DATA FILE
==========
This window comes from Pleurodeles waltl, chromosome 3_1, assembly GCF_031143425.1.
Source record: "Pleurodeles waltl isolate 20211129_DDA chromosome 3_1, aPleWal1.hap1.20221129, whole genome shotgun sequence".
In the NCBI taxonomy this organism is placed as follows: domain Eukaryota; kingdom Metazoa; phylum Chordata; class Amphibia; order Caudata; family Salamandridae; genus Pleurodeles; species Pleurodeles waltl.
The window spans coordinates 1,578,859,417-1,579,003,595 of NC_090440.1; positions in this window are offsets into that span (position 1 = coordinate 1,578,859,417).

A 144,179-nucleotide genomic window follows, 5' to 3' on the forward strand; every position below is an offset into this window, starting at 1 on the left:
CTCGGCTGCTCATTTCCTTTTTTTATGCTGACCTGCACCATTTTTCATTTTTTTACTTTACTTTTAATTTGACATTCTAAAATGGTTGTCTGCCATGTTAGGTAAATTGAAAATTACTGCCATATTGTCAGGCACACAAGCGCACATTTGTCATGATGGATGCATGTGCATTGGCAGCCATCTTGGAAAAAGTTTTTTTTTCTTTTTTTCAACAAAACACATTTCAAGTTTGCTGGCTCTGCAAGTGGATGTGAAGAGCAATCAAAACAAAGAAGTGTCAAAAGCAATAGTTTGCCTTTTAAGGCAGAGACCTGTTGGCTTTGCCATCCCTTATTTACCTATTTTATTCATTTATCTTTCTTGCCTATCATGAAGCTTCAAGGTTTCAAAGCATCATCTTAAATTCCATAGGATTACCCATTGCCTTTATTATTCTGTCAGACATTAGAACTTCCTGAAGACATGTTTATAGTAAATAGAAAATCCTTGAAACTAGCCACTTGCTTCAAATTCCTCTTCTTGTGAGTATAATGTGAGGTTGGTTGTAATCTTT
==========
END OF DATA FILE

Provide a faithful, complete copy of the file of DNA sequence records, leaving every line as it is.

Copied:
This window comes from Pleurodeles waltl, chromosome 3_1, assembly GCF_031143425.1.
Source record: "Pleurodeles waltl isolate 20211129_DDA chromosome 3_1, aPleWal1.hap1.20221129, whole genome shotgun sequence".
In the NCBI taxonomy this organism is placed as follows: domain Eukaryota; kingdom Metazoa; phylum Chordata; class Amphibia; order Caudata; family Salamandridae; genus Pleurodeles; species Pleurodeles waltl.
The window spans coordinates 1,578,859,417-1,579,003,595 of NC_090440.1; positions in this window are offsets into that span (position 1 = coordinate 1,578,859,417).

A 144,179-nucleotide genomic window follows, 5' to 3' on the forward strand; every position below is an offset into this window, starting at 1 on the left:
CTCGGCTGCTCATTTCCTTTTTTTATGCTGACCTGCACCATTTTTCATTTTTTTACTTTACTTTTAATTTGACATTCTAAAATGGTTGTCTGCCATGTTAGGTAAATTGAAAATTACTGCCATATTGTCAGGCACACAAGCGCACATTTGTCATGATGGATGCATGTGCATTGGCAGCCATCTTGGAAAAAGTTTTTTTTTCTTTTTTTCAACAAAACACATTTCAAGTTTGCTGGCTCTGCAAGTGGATGTGAAGAGCAATCAAAACAAAGAAGTGTCAAAAGCAATAGTTTGCCTTTTAAGGCAGAGACCTGTTGGCTTTGCCATCCCTTATTTACCTATTTTATTCATTTATCTTTCTTGCCTATCATGAAGCTTCAAGGTTTCAAAGCATCATCTTAAATTCCATAGGATTACCCATTGCCTTTATTATTCTGTCAGACATTAGAACTTCCTGAAGACATGTTTATAGTAAATAGAAAATCCTTGAAACTAGCCACTTGCTTCAAATTCCTCTTCTTGTGAGTATAATGTGAGGTTGGTTGTAATCTTT